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Friday, October 14, 2005

Alright, ya big babies

Posted by: Jambo / 6:59 PM

OK, I'm going out on a limb here. Shakespeare's Sister asks her readers to name the movie scenes that make them cry. Asking for a similar list from the 3WN gang of cynics and tough guys may get me a good dose of ridicule, especially after I post my own list revealing that the guy who loves to slam KK in the most derogatory ways possible is actually a big sissy. No, I'm not making this into a poll, since as Jerjo has pointed out I have not yet posted the last one of those. But any way, here goes.

  • The scene near the end of The Royal Tennenbaums when Ben Stiller finally breaks: "I've had a rough year, Dad." "I know, Chazie." Crap, I'm choked up just typing it.
  • Now this is kind of strange, but the last scene of Scrooged when Bill Murray goes on live TV to tell everyone about the spirit of Christmas always gets me.
  • Bill Murray again in the Life Aquatic when they're in the submarine and everyone puts their hand on his shoulder.
  • Now I've never quite figured out this last one, but one of the last scenes in Cinema Paradiso kills me. When the boy, now middle aged and successful, comes back for the funeral of the old projectionist and finds he has left him a reel of film with all the scenes that have been cut out of the films at the direction of the local priest. Other scenes have made me choke up but this is the only one to ever make me sob and I'm still not sure why. I think I see it as the "boy" realizing all that he has missed in his life, an almost existential loss. I think it is the saddest film moment I have ever seen.


    CP has 2 movies that make him cry.

    1- Field of Dreams. Can't watch it. Dad and son playing catch. We end up with a box of kleenex the moment dad walks out on the field. Plus, we love baseball more than any non-family thing in the world.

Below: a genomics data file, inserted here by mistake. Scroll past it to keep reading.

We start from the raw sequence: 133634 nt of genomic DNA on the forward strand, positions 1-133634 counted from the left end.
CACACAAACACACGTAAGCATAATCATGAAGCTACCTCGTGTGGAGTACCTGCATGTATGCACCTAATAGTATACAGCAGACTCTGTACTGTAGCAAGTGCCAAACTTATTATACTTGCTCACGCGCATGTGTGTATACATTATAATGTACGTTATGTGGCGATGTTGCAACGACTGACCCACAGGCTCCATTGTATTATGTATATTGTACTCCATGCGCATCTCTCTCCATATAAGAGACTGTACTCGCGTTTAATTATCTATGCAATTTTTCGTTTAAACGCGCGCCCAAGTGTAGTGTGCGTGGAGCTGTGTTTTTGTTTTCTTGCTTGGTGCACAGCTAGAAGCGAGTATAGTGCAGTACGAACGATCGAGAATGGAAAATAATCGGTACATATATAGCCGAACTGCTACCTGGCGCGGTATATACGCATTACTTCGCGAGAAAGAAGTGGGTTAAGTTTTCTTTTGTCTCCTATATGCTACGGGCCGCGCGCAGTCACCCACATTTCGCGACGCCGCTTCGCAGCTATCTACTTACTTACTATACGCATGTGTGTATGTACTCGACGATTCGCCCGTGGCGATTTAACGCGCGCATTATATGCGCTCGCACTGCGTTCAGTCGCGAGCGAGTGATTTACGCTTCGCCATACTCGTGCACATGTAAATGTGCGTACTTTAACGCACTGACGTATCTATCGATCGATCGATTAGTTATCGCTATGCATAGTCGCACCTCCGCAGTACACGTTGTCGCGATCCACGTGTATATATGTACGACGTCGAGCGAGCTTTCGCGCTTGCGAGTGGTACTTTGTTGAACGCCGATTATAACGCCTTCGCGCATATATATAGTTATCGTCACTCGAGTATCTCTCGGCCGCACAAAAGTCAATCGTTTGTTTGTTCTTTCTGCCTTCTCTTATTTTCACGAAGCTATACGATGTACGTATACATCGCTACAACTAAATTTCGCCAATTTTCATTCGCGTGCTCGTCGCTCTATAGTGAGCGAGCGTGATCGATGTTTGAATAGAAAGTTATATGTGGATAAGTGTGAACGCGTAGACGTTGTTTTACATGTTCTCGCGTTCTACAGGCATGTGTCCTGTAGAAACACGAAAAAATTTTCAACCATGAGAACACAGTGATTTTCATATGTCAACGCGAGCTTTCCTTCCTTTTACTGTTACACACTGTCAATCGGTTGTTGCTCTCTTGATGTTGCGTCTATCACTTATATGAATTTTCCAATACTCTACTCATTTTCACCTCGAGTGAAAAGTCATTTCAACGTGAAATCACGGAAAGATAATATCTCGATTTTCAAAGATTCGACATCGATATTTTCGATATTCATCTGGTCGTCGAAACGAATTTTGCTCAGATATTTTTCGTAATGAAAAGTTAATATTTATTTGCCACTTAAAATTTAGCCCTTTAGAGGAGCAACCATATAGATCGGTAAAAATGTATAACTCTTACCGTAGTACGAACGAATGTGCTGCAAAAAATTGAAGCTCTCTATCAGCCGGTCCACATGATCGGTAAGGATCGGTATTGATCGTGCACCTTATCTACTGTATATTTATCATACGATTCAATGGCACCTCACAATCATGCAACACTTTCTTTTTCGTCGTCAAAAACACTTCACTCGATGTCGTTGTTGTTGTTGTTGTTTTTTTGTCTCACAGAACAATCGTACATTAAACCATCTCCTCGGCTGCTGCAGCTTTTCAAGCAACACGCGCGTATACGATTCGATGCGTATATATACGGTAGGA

2- Glory. We can't even start this movie without crying. We know what's coming. They all die...together...knowing that they would die. We can't do it.


    By Anonymous Anonymous, at 8:47 PM  

    I've already revealed some of these on the earlier movie threads, but here goes:

    "Die Wacht am Rhein" vs. "La Marseillaise" in Casablanca.

    Stones on the grave of Schindler.

    George Bailey decides to give up college to save the Building and Loan.

    George and Mary Bailey decide to give up their honeymoon to save the Building and Loan.

    Everyone in town saves the Building and Loan, and Harry Bailey calls his brother George the richest man in town.

    OK, OK, I'm a sucker for It's a Wonderful Life. Sue me.

    Pride of the Yankees: "Today I consider myself the luckiest man on the face of the earth."

    Terms of Endearment: the Debra Winger deathbed scene with her two sons.

    Planes, Trains, and Automobiles: Neal goes back to the train station to bring Del to his home for Thanksgiving dinner.

    The end of any Richard Gere movie, when I realize I'm never getting those two hours of my life back.

    By Blogger Joseph, at 9:45 PM  

    Oh, Jambo, I'm so glad to know I'm not alone! I always cry at the end of Scrooged, too. It's a great movie. Now, I'm a big crybaby so I won't list them all, but one of my biggest weepers is The Color Purple. There are at least 4 scenes in that movie that make me break down.

    By Anonymous Mrs. Hammer, at 5:37 PM